Researcher and political analyst for Crisis Group. He carries out human rights promotion activities on the Andes region, focusing mainly on the Venezuelan political situation. He has dedicated almost 40 years of his lifespan to reporting on Latin America on a wide variety of media, including BBC World Service, The Guardian, Newsweek, The Miami Herald and The Economist. In the 80s, he covered the wars in Central America and during the 90s he was a correspondent in Latin America for The Guardian, based in Mexico City. He is co-author of two books on the region, including a two-volume political dictionary of Latin America and the Caribbean. We talked with Gunson about the subsequent situation of the country after the electoral simulation on 20 May.

– The fraud of 20-M seems to have closed the range of institutional and democratic outlets to the crisis. What do you think will be the possible short-term scenarios at the beginning of the second term of Nicolás Maduro?

Certainly, the democratic and institutional outputs seem very limited, if not closed. The institutionalism in Venezuela has been dismantled, except, obviously, the National Assembly, which still has its legitimacy but not operability, because the other institutions do not allow it to comply with its functions. The election of 20 May by itself was not a solution, even if there had been better conditions than those prevailing on that date. I say this because the government have given enough signals of no intention to hand over power, therefore, that electoral process was an event to break in the governmental apparatus but it did not happen, mainly due to the lack of unity and there was not a joint strategy among the different opposition factions. This division is still a factor almost as important as the lack of institutionalism and leaves us two possible outcomes. On one hand, the government under Maduro or under any other person follower of Chavez’s ideology will remain in power indefinitely despite the disaster, despite the social and economic catastrophe. On the other hand, there are reasons unrelated to the will of the opposition, such as a major economic breakdown that causes the government’s implosion or a foreign intervention. Obviously, none of these options are desirable. We, at Crisis Group, still believe that we can still work for a solution and not an outcome.

– Given that scenario, what will Maduro do?

Maduro has not given any indication of wanting to change his policies, rather the opposite. Everything we have seen before, during and after his “official” victory points toward the same direction. He intends to deepen the same economic policy that produced the terrible situation we are seeing and, despite the release of political prisoners and dialogue, up until now, we have seen really inconsequential things following what we have always seen: a government that wants to give an “image” that it is willing to dialogue, but it does not intend to lay anything substantive on the table. Unless things are happening within the government or its coalition, I see the same trajectory and that trajectory in visual terms is not horizontal. It is going directly to a void, among other things because we are in hyperinflation, which is not arithmetic but exponential and the government is aware of that, but it does not understand or does not want to correct.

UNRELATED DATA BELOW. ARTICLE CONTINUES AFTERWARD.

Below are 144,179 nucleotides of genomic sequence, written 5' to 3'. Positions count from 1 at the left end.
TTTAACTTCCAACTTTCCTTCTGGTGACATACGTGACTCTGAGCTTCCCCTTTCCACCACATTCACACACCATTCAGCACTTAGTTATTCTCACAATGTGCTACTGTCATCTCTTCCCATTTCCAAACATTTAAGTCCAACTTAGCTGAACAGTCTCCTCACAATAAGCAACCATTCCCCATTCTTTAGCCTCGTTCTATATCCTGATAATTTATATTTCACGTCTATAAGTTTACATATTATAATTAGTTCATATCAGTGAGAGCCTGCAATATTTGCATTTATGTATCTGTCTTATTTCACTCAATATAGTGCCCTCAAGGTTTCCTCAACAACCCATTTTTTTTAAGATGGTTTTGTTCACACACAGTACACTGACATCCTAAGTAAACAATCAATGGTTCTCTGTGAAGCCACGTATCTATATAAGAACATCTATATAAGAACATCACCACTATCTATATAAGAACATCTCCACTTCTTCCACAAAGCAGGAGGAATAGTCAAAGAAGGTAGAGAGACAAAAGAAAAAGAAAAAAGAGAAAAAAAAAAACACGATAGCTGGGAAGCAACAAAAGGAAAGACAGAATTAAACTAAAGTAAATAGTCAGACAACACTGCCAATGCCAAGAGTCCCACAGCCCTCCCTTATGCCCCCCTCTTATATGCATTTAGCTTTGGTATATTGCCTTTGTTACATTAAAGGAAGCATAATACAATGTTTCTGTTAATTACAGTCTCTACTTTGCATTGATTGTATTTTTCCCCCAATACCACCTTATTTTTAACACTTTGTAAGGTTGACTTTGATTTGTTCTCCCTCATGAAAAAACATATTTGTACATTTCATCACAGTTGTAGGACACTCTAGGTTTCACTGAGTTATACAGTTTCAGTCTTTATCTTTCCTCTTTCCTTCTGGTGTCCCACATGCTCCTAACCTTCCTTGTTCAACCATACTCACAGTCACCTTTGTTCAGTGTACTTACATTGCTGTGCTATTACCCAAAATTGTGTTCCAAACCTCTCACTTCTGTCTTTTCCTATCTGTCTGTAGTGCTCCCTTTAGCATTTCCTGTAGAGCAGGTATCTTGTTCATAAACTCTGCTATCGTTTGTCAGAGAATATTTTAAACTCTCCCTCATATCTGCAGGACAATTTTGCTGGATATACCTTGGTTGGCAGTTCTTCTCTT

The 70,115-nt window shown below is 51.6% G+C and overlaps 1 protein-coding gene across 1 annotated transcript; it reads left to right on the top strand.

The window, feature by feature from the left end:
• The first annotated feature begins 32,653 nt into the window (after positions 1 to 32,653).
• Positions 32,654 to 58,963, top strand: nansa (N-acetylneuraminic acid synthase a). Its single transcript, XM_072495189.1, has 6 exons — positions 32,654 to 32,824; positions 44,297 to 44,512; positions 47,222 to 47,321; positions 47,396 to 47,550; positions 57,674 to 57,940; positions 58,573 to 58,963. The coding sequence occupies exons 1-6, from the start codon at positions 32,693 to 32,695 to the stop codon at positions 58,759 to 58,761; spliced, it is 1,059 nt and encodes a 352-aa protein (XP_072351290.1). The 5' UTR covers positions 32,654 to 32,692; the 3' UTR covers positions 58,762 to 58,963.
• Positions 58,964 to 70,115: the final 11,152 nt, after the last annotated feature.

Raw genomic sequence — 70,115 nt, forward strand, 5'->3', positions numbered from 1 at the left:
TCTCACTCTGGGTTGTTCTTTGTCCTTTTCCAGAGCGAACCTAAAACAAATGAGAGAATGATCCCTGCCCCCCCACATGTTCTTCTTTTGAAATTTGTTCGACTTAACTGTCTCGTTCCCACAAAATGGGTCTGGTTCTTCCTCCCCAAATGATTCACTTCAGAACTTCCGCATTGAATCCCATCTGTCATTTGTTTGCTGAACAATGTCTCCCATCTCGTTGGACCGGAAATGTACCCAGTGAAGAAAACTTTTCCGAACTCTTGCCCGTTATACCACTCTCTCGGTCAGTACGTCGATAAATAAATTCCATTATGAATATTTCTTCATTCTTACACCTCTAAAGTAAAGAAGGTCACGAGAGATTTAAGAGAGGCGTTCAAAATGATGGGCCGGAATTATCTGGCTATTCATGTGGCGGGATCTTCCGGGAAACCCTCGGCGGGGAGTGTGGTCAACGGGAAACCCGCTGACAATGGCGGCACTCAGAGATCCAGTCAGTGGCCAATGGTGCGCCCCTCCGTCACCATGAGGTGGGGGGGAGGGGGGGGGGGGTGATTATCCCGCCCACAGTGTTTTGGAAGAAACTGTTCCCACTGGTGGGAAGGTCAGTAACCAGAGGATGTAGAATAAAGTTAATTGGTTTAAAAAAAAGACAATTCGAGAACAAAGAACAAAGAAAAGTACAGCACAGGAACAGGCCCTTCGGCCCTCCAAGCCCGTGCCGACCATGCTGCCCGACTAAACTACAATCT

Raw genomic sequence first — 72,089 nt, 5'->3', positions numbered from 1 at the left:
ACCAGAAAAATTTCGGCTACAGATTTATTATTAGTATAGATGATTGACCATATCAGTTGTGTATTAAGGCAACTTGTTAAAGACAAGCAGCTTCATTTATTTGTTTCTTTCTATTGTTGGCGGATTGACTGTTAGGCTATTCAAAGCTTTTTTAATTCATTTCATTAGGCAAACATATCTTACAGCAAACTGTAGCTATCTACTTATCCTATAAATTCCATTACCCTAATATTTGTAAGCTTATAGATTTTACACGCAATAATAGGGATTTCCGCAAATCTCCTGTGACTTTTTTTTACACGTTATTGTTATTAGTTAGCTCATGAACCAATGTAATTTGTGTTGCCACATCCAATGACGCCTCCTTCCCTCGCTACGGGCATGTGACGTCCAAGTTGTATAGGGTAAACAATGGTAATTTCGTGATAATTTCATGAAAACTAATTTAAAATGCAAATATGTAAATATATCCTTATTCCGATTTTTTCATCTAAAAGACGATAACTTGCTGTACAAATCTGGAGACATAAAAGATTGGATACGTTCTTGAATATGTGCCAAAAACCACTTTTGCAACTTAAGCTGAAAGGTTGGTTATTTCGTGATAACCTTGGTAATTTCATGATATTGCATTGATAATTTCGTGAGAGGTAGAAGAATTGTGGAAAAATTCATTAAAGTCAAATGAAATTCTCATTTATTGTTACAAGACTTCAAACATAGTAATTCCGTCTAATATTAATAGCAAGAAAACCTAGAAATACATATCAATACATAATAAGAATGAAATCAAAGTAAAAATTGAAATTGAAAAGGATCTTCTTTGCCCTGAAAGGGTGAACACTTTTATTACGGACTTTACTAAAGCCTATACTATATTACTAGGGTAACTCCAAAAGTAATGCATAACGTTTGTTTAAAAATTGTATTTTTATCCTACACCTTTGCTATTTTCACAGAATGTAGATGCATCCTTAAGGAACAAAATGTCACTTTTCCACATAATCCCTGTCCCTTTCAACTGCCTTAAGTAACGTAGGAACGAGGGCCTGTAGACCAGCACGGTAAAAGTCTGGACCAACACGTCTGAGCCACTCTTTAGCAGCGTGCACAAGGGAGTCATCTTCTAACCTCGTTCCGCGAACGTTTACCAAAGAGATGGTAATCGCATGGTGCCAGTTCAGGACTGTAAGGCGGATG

– We are waiting for a “black swan…”

Yes. This is an essentially weak government, lacking popular support, with an extremely complicated situation within the armed force, which is isolated internationally, but it has control over the levers of power until now. Presumably, if anything unexpected happened to such a weak government, it could be destabilised in such a way that it would simply collapse, because there are external and internal forces making pressure and waiting for the opportunity to impel its fall. But, at the same time, there are many cases in recent history where a regime -under these very same or similar conditions- is maintained over time because the forces do not finish to align. If we take a look at the external situation, the government has never been so isolated, external pressure is strong and growing, but internally the opposition is divided and weak.  External pressure by itself will not produce a change of government, not without the internal participation of an alternative force that could replace the government at a given moment. In the case of internal forces, there are sectors openly calling for external intervention, but have not thought about the day after. If we take the case of Panama in 1989, keeping the distances and differences, one of them was that there was a legitimate government elected in Panama, which had been unknown by Noriega. In that intervention, the dictatorial military regime was decapitated and the president who had been elected was sworn in. Here, there is no clear constitutional route for the same collapse of institutions, which further complicates the possibility of a negotiated solution.   

The international pressure